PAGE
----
Phenotypes were scored visually twice on days 4 and 5 of the 20°C culture. We looked for 18 different Vpep phenotypes: Lva (larval arrest), Unc (uncoordinated), Prl (paralyzed), Dpy (dumpy), Bmd (body morphology defect), Sck (sick), Bli (blister), Mlt (molting defect), Slm (slim), Him (high incidence of male), Pvl (protruding vulva), Muv (multivulva), Clr (clear), Lon (long), Sma (small), Gro (growth defect), Egl (egg laying defect), and Soc (social). We looked for eight different Nonv phenotypes: Ste (sterile), Rbs (reduced brood size), Let (Lethal), Emb (embryonic lethal), Ooc (oocytes), Stp (sterile progeny), Rup (ruptured), and Lvl (larval lethal). When the phenotype occurs in the F1 generation, F1 is added before the phenotype name (e.g., F1 Lva). Emb was defined as >20% dead embryos. Phenotypes observed with partial penetrance are indicated with a “p”, for example, pEmb for partially penetrant embryonic lethality. A partial phenotype is scored when the phenotype occurs in <90% of the P0 or F1 progeny.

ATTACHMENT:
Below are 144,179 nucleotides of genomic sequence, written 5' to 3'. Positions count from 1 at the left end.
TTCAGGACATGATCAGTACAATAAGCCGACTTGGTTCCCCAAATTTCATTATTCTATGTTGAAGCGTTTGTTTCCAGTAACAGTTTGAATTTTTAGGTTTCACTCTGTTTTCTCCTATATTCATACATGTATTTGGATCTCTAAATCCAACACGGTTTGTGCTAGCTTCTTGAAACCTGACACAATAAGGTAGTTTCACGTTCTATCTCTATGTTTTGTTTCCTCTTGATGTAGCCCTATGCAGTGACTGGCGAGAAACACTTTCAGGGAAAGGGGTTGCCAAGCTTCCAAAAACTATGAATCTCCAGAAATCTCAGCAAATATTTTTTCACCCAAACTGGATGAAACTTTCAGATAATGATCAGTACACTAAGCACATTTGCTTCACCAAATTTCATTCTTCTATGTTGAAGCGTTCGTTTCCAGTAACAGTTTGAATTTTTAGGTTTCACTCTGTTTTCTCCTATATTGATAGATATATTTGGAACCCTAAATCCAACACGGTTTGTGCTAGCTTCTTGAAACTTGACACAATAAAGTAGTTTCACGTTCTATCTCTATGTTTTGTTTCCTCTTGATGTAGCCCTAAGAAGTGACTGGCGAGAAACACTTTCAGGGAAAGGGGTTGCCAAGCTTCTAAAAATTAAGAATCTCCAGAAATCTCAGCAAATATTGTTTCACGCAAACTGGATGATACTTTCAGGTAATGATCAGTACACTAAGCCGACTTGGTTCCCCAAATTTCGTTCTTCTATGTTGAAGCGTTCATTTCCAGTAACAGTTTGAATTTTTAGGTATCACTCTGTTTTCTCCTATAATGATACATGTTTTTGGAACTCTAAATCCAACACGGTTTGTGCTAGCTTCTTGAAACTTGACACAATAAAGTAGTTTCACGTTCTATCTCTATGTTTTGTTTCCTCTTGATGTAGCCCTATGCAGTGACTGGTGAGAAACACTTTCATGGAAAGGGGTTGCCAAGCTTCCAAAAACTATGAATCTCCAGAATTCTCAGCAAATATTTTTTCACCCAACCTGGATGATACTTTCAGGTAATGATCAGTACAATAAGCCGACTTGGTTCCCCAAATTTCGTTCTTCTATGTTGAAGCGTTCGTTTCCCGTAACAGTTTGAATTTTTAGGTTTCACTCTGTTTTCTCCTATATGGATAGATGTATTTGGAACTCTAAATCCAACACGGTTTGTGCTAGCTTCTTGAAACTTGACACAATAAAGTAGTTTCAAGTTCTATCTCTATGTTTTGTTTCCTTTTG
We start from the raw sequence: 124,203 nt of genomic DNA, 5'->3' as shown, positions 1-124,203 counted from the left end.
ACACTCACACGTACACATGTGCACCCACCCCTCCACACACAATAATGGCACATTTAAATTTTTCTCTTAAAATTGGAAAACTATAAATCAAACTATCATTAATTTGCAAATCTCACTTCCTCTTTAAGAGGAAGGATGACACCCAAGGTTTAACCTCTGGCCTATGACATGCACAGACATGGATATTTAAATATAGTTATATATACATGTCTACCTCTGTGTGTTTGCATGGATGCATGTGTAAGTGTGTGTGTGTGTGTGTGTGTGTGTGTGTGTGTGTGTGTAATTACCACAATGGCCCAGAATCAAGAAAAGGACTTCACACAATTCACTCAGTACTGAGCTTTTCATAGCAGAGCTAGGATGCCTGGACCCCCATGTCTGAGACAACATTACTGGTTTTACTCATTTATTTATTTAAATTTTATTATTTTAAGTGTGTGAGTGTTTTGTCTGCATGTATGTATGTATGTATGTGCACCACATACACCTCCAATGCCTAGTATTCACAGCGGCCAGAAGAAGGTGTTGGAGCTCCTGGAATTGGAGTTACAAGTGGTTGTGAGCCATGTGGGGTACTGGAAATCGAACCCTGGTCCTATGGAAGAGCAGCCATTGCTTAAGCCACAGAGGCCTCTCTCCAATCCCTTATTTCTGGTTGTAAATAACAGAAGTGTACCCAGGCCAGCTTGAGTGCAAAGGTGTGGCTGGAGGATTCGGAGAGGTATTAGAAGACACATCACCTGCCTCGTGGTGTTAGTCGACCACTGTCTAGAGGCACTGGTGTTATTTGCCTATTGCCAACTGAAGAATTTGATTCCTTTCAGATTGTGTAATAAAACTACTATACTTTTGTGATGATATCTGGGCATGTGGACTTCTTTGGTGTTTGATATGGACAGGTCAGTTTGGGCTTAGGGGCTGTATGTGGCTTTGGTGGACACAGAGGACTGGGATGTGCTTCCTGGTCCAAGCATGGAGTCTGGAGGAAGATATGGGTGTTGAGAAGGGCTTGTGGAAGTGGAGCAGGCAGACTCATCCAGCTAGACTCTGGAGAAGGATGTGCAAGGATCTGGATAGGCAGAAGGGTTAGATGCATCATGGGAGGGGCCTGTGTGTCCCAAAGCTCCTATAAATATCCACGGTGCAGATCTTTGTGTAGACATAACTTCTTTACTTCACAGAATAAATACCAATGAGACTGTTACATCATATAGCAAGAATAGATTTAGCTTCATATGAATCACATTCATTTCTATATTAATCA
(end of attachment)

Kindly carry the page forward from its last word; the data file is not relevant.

We thank the C. elegans Sequencing Consortium for the genome sequence; members of WormBase for discussions and for making RNAi data available; the participants of the ORFeome meeting for discussions; the members of the Plasterk laboratory, and F. Simmer in particular; the Ahringer laboratory, and R. Kamath in particular; the Piano laboratory, and A. Cutter and G. Achaz for sharing data and discussions; N. Bertin, V. Goidts, and N. Li for technical assistance; C. Fraughton for laboratory support; T. Clingingsmith for administrative assistance; M. Cusick for critical reading of the manuscript; and all the members of the van den Heuvel and Vidal laboratories, and D. Dupuy and the ORFeome team in particular. This work was supported by National Institutes of Health grant CA95281 (S.v.d.H.) and National Cancer Institute grant 7 R33 CA81658-02 (M.V.). J.C was the recipient of a Postdoctoral Fellowship from the Secretaría de Estado de Educación y Universidades (Spain), cofunded by the European Social Fund.


[Supplemental material is available online at www.genome.org.]

Article and publication are at http://www.genome.org/cgi/doi/10.1101/gr.2505604.